Spider-Man: Into the Spider-Verse
More Than One Wears the MaskPlot:
Miles Morales is juggling his life between being a high school student and being a spider-man. When Wilson "Kingpin" Fisk uses a super collider, others from across the Spider-Verse are transported to this dimension.
Cast & Crew
Brian Tyree Henry
Fun Facts of Movie
If you hit pause anytime a train goes by, because all the animators wanted to animate Stan Lee, he’s in almost every single train.
It was announced shortly after Stan Lee‘s death, at age 95, that he had recorded a cameo for the film and that it would be his final voice-acting role. Phil Lord and Christopher Miller felt it was important that Lee was given a bigger moment compared to previous Marvel films because he was “so integral to the spirit of this movie,” and considered his role “extra meaningful” following his death.
The unique animation style of “Spider-Verse” aims to make the viewer feel as if they are in the pages of a comic book. According to Phil Lord and Christopher Miller, the film combined the latest computer-generated animation technology with hand-drawn artistry. “It was very important to us that every frame of the movie was refined by the artist’s hand after the visuals were rendered by computers. If you freeze any part of the movie at any time, it will look like an illustration with hand drawn touches and all.”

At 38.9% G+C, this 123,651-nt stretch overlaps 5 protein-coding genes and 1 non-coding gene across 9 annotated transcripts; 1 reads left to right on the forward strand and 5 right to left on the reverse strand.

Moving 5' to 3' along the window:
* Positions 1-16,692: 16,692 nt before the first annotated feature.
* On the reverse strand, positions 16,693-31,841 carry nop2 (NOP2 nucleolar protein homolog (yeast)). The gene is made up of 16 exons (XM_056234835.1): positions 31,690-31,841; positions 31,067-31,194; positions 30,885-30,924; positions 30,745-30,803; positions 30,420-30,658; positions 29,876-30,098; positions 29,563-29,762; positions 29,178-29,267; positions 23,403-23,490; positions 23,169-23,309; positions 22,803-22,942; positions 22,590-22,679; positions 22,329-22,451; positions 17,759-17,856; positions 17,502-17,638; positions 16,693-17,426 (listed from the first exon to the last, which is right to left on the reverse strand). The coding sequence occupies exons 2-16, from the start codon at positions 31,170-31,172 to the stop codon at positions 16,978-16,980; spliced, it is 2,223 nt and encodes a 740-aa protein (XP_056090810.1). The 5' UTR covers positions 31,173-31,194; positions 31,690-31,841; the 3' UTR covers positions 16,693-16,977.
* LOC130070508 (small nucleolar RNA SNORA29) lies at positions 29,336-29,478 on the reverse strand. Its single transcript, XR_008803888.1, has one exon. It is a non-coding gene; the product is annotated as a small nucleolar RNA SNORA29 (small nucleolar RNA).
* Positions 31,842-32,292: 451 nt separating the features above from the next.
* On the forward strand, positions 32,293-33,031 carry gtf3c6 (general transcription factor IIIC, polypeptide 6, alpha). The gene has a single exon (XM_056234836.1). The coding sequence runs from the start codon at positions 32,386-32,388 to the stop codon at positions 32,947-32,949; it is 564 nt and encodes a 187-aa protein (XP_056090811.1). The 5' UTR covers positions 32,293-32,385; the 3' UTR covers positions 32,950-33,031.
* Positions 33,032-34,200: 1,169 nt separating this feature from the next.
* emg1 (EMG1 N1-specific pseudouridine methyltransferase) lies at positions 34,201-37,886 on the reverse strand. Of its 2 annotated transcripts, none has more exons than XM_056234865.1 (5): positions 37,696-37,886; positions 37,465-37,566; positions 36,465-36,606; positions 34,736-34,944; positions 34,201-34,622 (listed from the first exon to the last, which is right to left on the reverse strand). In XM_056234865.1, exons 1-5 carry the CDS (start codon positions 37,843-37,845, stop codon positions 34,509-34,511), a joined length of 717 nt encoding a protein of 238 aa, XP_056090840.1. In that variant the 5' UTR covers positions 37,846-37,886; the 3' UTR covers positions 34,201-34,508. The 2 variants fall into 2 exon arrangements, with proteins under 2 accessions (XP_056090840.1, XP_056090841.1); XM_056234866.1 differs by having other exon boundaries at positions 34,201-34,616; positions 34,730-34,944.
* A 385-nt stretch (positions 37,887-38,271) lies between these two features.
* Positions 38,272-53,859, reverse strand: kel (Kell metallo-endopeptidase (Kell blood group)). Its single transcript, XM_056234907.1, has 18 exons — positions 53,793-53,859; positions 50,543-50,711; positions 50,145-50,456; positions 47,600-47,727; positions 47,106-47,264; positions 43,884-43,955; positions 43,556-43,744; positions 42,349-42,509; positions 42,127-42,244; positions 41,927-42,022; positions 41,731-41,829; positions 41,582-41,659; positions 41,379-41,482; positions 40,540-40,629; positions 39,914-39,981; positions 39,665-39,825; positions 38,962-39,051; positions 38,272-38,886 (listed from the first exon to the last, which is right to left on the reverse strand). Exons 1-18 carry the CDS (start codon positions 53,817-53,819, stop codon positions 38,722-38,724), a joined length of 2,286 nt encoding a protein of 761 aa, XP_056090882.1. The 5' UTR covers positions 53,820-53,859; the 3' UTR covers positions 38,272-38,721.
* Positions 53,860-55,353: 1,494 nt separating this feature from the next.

Completing the animation for the film required up to 180 animators, the largest crew ever used by Sony Pictures Animation for a film.
This film was dedicated in memory of Spider-Man co-creator Steve Ditko, who died on July 6, 2018, while this film was finishing production; however, this was not the only dedication, as a month before the film was released, Stan Lee died on November 12, 2018. The film was dedicated to both of Spider-Man’s creators.
Phil Lord and Christopher Miller had a goal for the movie, “Inspire young people to become heroes, inspire grown-ups to help them do it, and remind us all that you don’t need to be bitten by a radioactive spider to do your part. You are powerful, and we are counting on you.”
One of the many ways the Imageworks team paid tribute to old comic books through the visual style was to imitate the imperfections of offset printing.
According to John Mulaney, the producers encouraged him to “have fun” with his role as Spider-Ham, so he added cuss words to his dialogue. He eventually asked what the rating of the film was, which was PG.